Methodology

Data Sources

The most robust Ecological Footprint accounts exist at the national and international scales. Although subnational footprint calculations are both possible and common, because of limitations on the availability and accuracy of data sources, the quality of subnational footprint calculations can be more variable. The international community of footprint practitioners is currently in the process of developing standards and certification procedures for subnational footprint applications.

The National Footprint Accounts are currently maintained by Global Footprint Network, a nonprofit organization headquartered in Oakland, California, and its over 65 partner organizations throughout the world. This high-level analysis relies heavily on data published by the FAO, the United Nations Statistics Division, the Intergovernmental Panel on Climate Change (IPCC), and the International Energy Agency (IEA). Other data sources, including meta-analyses, scientific publications, and thematic collections, are used to fill in the gaps between these international sources.

Yield Factors and Equivalence Factors

Two conversion factors, yield factors and equivalence factors, are used in calculations of footprint and biocapacity.

Yield factors are calculated as the ratio of national, country-specific yields for a given land type to the average world yield for that same land type. This ratio describes the extent to which a biologically productive area in a given country is more (or less) productive than the global average of the same land type. Differences in national and global yields can be due to a wide variety of factors, including variation in climate, soil conditions, available technology, and management regimes. Yield factors are specific to individual land types, countries, and years.

Equivalence factors relate the average productivity of a given land type to the world-average productivity of all biologically productive land types. Cropland, for example, has a higher productivity than world average land. Grazing land is, on average, less productive than the average of all land types. Equivalence factors are currently calculated using Global Agro-Ecological Zones (GAEZ) data, which provide a spatial model of potential agricultural yields. The equivalence factor for a land type depends on its level of potential agricultural productivity relative to other land types.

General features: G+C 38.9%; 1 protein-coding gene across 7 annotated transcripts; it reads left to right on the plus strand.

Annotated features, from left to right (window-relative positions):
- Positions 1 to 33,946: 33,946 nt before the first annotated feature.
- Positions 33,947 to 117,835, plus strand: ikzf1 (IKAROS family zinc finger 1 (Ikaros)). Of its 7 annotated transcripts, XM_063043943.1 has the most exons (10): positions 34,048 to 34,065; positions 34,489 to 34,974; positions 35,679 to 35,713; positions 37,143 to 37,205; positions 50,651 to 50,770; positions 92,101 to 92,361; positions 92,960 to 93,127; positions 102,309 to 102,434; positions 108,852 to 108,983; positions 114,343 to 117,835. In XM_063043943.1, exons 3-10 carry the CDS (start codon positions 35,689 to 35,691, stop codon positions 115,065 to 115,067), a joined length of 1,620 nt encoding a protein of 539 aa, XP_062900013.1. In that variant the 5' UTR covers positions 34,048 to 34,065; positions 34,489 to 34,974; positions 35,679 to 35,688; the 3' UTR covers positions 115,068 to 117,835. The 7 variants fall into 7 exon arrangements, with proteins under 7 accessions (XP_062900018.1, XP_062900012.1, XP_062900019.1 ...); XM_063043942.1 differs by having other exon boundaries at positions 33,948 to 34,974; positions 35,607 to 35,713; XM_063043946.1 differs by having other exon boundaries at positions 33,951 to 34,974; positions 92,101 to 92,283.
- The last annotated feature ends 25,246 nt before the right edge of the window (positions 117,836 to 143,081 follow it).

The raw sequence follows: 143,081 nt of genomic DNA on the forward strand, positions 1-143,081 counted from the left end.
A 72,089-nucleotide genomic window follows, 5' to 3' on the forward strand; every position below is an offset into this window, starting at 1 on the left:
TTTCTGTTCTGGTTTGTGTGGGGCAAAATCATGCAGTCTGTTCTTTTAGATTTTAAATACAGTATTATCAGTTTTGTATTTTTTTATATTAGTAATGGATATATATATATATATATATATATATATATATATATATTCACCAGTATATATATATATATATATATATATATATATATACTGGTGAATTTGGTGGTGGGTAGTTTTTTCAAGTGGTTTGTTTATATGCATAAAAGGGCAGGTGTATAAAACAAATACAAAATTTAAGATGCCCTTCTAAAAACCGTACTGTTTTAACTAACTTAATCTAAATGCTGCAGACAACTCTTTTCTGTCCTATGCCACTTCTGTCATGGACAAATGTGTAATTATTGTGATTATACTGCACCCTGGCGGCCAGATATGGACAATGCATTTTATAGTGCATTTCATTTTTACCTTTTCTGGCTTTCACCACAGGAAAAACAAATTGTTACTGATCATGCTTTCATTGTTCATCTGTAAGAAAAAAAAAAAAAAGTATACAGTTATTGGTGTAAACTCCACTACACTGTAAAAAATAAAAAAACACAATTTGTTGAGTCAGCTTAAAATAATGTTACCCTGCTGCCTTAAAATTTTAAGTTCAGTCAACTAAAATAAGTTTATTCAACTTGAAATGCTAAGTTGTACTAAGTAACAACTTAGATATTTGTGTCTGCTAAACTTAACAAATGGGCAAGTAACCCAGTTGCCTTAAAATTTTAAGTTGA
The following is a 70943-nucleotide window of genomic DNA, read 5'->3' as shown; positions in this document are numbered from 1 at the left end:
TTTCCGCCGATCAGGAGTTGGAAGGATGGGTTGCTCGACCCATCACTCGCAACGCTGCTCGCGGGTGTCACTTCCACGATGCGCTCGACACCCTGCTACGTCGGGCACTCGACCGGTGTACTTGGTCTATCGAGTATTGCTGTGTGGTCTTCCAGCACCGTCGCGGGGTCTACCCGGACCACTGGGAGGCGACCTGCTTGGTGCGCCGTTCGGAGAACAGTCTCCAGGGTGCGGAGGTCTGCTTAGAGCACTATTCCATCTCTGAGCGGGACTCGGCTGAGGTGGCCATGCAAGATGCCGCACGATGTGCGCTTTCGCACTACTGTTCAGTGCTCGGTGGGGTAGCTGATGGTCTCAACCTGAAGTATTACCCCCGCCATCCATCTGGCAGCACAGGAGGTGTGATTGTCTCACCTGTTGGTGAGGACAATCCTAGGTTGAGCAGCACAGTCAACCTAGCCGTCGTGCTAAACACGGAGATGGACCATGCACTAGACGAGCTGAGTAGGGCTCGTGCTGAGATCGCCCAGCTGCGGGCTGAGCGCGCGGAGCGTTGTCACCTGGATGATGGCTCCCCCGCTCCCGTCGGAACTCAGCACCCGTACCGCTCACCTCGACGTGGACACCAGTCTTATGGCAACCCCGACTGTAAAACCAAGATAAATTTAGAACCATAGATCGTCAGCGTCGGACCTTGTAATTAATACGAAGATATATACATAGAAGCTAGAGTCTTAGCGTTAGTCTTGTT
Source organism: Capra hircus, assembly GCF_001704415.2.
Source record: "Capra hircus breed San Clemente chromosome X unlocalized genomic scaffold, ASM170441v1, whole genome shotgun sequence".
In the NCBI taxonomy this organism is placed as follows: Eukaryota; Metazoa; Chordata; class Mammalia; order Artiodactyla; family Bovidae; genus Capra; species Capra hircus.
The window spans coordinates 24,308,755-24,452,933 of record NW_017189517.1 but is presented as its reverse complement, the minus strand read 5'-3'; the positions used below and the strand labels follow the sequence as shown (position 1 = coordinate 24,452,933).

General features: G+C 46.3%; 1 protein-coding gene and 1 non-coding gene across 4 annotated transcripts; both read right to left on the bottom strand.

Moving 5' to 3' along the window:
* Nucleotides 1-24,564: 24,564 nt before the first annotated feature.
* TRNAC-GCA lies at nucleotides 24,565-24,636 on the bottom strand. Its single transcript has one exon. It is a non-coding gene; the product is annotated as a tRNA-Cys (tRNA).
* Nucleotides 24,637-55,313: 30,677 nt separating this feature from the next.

Calculating Footprint and Biocapacity

The general formula for calculating the Ecological Footprint associated with the consumption of a quantity of product is given as

where EF is the Ecological Footprint of a given product flow (in global hectares), M is the mass of the product flow (in tonnes per year), NY is the national yield of the country in which that product was produced (in annual tonnes per hectare per year), YF is a yield factor calculated as the ratio of national yields to world yields for a given product, and EQF is an equivalence factor reflecting the relative productivity of a given land type compared to world-average productivity.

This formula can be applied directly to all products harvested directly from the first four major productive land types: cropland, grazing land, fishing ground, and forest land. The footprints of secondary products (e.g., flour) that are created from primary products (e.g., wheat) are calculated by converting them back into primary-product equivalents.

The footprint of built-up land is calculated by using the physical extent of the area occupied in built area (in hectares) instead of the product of mass (M) and national yield (NY). Yield and equivalence factors for cropland are applied, reflecting the assumption that most built land occupies former cropland, unless more accurate data are available. The footprint of 'carbon land' is calculated using the total mass of carbon dioxide emissions released from a given activity and the world-average sequestration rate of forested land in place of the ratio of national yield (NY) and yield factor (YF).

To calculate the footprint of a nation, the footprint of all products consumed within that country is calculated using the formula above and then summed. The global Ecological Footprint is calculated as the sum of all national footprints.

The biocapacity associated with a given productive land or sea area is calculated in a similar fashion:

where BC is the useful biocapacity of a given area (in global hectares), A is physical extent of the area under analysis (in country-specific hectares), YF is a yield factor for that country and land type, and EQF is an equivalence factor for that land type. Note that this formula is identical to that for Ecological Footprint, except here area substitutes for the ratio of mass and national yield. This formula can be applied equally to all five major productive land types on the planet: crop land, grazing land, fishing grounds, forest land, and built-up land.

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